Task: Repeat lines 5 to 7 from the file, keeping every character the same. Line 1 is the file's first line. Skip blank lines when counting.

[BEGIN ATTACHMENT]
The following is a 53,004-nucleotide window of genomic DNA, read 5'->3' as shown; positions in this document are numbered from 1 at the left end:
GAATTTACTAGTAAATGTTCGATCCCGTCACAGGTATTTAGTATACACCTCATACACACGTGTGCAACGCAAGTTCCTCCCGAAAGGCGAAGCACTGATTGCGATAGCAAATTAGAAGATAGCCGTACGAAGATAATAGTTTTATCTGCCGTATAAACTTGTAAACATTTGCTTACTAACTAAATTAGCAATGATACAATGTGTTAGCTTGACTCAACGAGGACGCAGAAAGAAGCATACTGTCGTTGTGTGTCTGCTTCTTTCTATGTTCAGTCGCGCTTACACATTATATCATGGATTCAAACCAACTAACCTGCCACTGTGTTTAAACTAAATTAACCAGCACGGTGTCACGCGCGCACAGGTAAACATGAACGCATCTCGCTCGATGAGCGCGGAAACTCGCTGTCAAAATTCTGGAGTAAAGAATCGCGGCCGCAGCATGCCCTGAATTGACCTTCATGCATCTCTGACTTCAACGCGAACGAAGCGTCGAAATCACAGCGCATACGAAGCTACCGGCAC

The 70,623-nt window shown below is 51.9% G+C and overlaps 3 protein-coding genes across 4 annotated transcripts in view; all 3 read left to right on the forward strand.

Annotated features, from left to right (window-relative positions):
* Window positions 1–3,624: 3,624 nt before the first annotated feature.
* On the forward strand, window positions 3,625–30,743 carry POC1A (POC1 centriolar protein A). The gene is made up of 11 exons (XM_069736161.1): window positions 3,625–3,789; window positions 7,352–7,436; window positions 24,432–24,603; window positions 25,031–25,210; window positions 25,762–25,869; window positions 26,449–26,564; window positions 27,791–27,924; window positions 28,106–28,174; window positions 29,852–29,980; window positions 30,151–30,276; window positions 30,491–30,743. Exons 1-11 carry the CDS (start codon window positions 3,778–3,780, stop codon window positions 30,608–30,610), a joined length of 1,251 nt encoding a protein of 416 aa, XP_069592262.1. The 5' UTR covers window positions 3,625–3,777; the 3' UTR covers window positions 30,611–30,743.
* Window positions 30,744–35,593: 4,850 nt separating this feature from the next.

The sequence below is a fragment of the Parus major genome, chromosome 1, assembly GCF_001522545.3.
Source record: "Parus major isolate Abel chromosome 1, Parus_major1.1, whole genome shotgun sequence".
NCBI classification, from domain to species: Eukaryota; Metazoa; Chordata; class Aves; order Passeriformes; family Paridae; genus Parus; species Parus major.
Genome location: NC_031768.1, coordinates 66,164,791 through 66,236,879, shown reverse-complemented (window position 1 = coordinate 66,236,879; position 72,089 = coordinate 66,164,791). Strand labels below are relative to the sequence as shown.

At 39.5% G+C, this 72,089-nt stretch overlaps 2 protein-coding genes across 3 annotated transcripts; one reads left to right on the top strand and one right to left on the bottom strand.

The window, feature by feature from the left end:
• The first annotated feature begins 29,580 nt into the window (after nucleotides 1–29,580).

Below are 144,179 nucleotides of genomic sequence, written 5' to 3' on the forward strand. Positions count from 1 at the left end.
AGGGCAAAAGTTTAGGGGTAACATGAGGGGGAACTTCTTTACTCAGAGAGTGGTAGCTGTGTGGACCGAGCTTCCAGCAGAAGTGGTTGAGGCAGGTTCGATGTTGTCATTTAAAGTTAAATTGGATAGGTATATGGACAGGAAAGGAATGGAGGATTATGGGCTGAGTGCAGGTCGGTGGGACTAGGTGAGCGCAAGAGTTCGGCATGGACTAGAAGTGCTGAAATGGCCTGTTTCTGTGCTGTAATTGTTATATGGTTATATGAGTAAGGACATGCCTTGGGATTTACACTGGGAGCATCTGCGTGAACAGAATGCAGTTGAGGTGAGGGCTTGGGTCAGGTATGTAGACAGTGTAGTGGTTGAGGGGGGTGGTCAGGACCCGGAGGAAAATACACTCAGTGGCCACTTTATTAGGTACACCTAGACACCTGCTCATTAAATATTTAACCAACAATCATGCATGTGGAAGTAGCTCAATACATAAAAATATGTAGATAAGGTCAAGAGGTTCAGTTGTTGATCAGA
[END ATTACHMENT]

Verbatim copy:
* Window positions 1–3,624: 3,624 nt before the first annotated feature.
* On the forward strand, window positions 3,625–30,743 carry POC1A (POC1 centriolar protein A). The gene is made up of 11 exons (XM_069736161.1): window positions 3,625–3,789; window positions 7,352–7,436; window positions 24,432–24,603; window positions 25,031–25,210; window positions 25,762–25,869; window positions 26,449–26,564; window positions 27,791–27,924; window positions 28,106–28,174; window positions 29,852–29,980; window positions 30,151–30,276; window positions 30,491–30,743. Exons 1-11 carry the CDS (start codon window positions 3,778–3,780, stop codon window positions 30,608–30,610), a joined length of 1,251 nt encoding a protein of 416 aa, XP_069592262.1. The 5' UTR covers window positions 3,625–3,777; the 3' UTR covers window positions 30,611–30,743.
* Window positions 30,744–35,593: 4,850 nt separating this feature from the next.